It’s the economy, stupid. You know that. You know that when you receive money and then spend that money, you are bolstering the economy. You’re doing your part to keep businesses running, workers working. Each houseplant in your home, each houseplant hoping to be revived by the sunlight, each houseplant hoping to be saved by the shadows, each houseplant draining its water into a sink, each houseplant whose soil goes untended, represents a time when you have contributed to the economy. Be proud of your contributions.

Letting Go
Think about the day of the week, the week of the month, of the year. How long did this one last? This houseplant’s life was shorter than that houseplant’s, and longer than this one’s. It was just last week when you pruned it, you’ll note later, and maybe it was the pruning that sealed its fate. Was it too much access to sunlight? Could the culprit be in the type of soil you used. Does soil go bad. Did you go bad? No. No, you did not. You keep the lesson, vague as it may be at this moment, and you let go of the guilt. You let go of this houseplant.

Acceptance of Limits Even As You Push Them
What are you capable of in this life? What are your limitations, both imagined and enforced? What can you do? You know what you can do. You can contribute to an economy. You can mark the passage of time. You can breathe. You can imagine your life as a scene in a Nora Ephron film. You can find hope where others wouldn’t. You cannot, however, keep a houseplant alive. And you know. You know this.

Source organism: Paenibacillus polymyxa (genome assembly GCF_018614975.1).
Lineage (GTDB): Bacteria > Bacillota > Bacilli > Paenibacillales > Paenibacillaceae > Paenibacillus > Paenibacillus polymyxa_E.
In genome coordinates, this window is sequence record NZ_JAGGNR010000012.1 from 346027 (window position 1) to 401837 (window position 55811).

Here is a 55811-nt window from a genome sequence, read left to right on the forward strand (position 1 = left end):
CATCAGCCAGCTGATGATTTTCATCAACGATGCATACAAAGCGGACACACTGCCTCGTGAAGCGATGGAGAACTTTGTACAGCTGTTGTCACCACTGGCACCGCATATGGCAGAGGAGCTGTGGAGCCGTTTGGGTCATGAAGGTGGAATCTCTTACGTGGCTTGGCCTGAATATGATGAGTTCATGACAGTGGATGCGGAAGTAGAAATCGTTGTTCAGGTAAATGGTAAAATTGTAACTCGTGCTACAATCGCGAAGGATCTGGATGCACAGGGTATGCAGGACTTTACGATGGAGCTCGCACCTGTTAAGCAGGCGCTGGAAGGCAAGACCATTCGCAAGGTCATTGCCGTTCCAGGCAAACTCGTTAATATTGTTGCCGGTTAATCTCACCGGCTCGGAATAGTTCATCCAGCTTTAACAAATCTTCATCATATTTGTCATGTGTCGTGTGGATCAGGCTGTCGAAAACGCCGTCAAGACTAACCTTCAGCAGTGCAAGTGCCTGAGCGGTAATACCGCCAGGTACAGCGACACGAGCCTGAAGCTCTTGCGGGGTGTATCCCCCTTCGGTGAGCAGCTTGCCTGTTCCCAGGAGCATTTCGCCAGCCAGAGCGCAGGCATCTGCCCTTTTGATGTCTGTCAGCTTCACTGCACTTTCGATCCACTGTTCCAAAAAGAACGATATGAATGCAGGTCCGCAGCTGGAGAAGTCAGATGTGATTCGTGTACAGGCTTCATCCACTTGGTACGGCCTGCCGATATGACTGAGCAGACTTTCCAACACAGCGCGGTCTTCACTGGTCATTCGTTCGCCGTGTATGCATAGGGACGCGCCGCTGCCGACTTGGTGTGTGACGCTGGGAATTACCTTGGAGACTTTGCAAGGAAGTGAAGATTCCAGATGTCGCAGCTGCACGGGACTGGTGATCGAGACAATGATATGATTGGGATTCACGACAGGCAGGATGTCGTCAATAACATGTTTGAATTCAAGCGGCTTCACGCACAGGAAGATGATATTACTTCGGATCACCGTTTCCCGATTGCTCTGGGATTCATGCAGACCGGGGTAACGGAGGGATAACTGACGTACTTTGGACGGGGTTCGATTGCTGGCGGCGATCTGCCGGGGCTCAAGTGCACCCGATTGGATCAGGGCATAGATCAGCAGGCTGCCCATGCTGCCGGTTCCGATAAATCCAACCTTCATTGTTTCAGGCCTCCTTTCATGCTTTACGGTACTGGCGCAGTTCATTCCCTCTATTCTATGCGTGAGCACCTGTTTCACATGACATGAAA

Begin again.

Laneia is the Executive Editor and founding member of Autostraddle, and you're the reason she's here. She's 37, has two kids, two dogs, one cat, one Megan, and some personal essays.

Laneia has written 880 articles for us.

35 Comments

  1. All of the struggling (read: dead) houseplants and outdoor hanging baskets really gave us a head start on the Halloween decorating though, so we are ahead of the neighborhood curve. The takeaway here is that a noble effort, even if it ends in failure, may lead to unexpected success in other arenas

  2. I have the opposite problem. My plants thrive, I keep getting more despite not really having enough space for them and definitely not needing them. If my goal is to transform my home in a jungle, with about 25 plants – small and big – in my livingroom I’m on the right path.

    • “Sure, get another plantlet. You don’t have that one yet – and look how cute it is! Nurture it, plant it, see how it grows.
      It’s been six months now, and the plantlet is an adult plant. It’s been a year, and it’s been making baby plantlets, which you give away to as many friends as you can, but after a while everyone already has your pilea, spiderplant, coleus and begonia.
      You now have a dozen plants in the kitchen, about forty in your bedroom, more in the bathroom, and your housemates have drawn the limit at the fourth avocado tree. The banana plant has grown bigger than the door.
      Still, though. You’re at this plant exchange, you’ve brought your babies to trade in, and look – you don’t have this one yet. Come on. Adopt it. it’s so small.”